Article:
One of these teams is a startup company named Basil Leaf Technologies. It has developed an early version of a device, called DxtER, that can diagnose and interpret multiple health conditions to various degrees, while continuously monitoring a patient’s vital signs. DxtER is built around an AI-based engine that learns to diagnose medical conditions by integrating learnings from clinical emergency medicine with data analysis from actual patients. It includes a group of non-invasive sensors that are designed to collect data about vital signs, body chemistry and biological functions. This information is then synthesized in the device’s diagnostic engine to help users make quick and accurate assessments.
While the DxtER development work in ongoing, the device is already a prize winner. The development team, then working under the Final Frontier Medical Devices name, won a $2.6 million prize in the global Qualcomm Tricorder XPRIZE competition. Launched in 2012, this global competition challenged teams to develop a consumer-focused, mobile integrated diagnostic device inspired by the medical tricorder of Star Trek fame.2
Threat intelligence gives security teams a better view into the threat landscape. It provides context for trends to monitor, how threat actors behave and where an organization may be most vulnerable to an attack. In Star Trek, Starfleet Intelligence handled this work, collecting and analyzing intelligence information on potential and known adversaries and identifying possible threats.
Today, down on Earth in 2020, organizations have sophisticated AI-driven systems and defense mechanisms in place to detect and stop cyberattacks and other types of threats. Many organizations count on services from companies like Secureworks for these sorts of threat detection and response services. Secureworks provides threat intelligence services that combine human and supervised machine learning intelligence to help security teams gain deep insight into the threat landscape.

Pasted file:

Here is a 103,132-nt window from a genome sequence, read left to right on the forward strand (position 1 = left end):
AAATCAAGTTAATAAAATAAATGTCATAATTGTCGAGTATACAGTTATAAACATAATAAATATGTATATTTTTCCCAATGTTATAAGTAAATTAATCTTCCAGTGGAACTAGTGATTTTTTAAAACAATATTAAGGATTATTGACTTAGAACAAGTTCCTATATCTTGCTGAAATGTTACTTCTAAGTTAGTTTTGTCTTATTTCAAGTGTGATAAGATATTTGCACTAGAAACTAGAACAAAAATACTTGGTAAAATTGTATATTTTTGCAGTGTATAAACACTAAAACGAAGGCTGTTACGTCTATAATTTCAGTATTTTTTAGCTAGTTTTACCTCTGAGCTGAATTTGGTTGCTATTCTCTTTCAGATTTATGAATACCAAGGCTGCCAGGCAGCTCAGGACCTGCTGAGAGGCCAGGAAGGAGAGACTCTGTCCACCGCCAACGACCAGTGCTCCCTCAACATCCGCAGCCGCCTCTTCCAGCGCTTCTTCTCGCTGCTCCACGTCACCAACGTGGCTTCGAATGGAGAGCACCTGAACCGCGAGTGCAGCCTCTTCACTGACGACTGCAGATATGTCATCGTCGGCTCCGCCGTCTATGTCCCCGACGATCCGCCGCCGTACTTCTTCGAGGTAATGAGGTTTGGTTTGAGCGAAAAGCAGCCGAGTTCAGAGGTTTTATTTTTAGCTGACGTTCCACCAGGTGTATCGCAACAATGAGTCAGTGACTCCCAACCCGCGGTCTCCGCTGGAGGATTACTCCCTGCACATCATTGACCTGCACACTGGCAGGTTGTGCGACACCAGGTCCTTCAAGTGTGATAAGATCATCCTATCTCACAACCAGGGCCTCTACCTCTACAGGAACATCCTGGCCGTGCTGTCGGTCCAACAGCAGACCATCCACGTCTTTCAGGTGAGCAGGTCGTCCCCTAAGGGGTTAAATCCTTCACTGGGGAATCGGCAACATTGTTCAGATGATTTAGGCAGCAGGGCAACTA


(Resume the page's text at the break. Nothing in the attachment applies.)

Another wonder Star Trek brought us was the Vulcan mind meld, a touch technique that allows a Vulcan to merge his or her mind with the essence of another’s mind purely by using specialized contact via fingertip-points. While we are still quite far from mind melding down here on Earth, we are inching closer to the day when we may be able to use AI to read minds.
Here’s one example. A team of researchers from McGill University and the University of Montreal are making breakthroughs with functional magnetic resonance imaging (fMRI) of people’s brains while carrying out various cognitive tasks. One of goals of this project is to create computational models of how the brain works, and then use those models to train artificial neural networks to map the images to actions quickly and accurately. Yes, we’re talking about mind reading.
To collect the datasets for this ambitious effort, the research team recruited a half dozen subjects to watch videos, look at images and play video games while they are in an MRI machine. The machine allows the researchers to track and record the activity in the brains of the subjects as they carry out their tasks. The researchers expect to gather many terabytes of data over the course of the five-year study, during which time each subject will spend around 500 hours in an MRI machine.
This data-intensive research requires a lot of HPC and data science expertise. To meet this need, the team sought the help of Dell Technologies and Intel, along with the data scientists and supercomputing resources of the Dell Technologies HPC & AI Innovation Lab in Austin, Texas.
Thanks to steady advances in high performance computing and the technologies for artificial intelligence, we’re moving closer to a Star Trek-like world where machines can think and act like humans. Devices and capabilities that were once solidly in the camp of science fiction are now inching into the mainstream of everyday life — and enriching our lives in countless ways.
To learn more
For a closer look at the mind-reading research project leveraging the resources of the Dell Technologies HPC & AI Innovation Lab, see the slidecast “Brain Decoding: Using Neural Networks to Read Minds,” featuring Dell Technologies Data Scientist Dr. Lucas Wilson.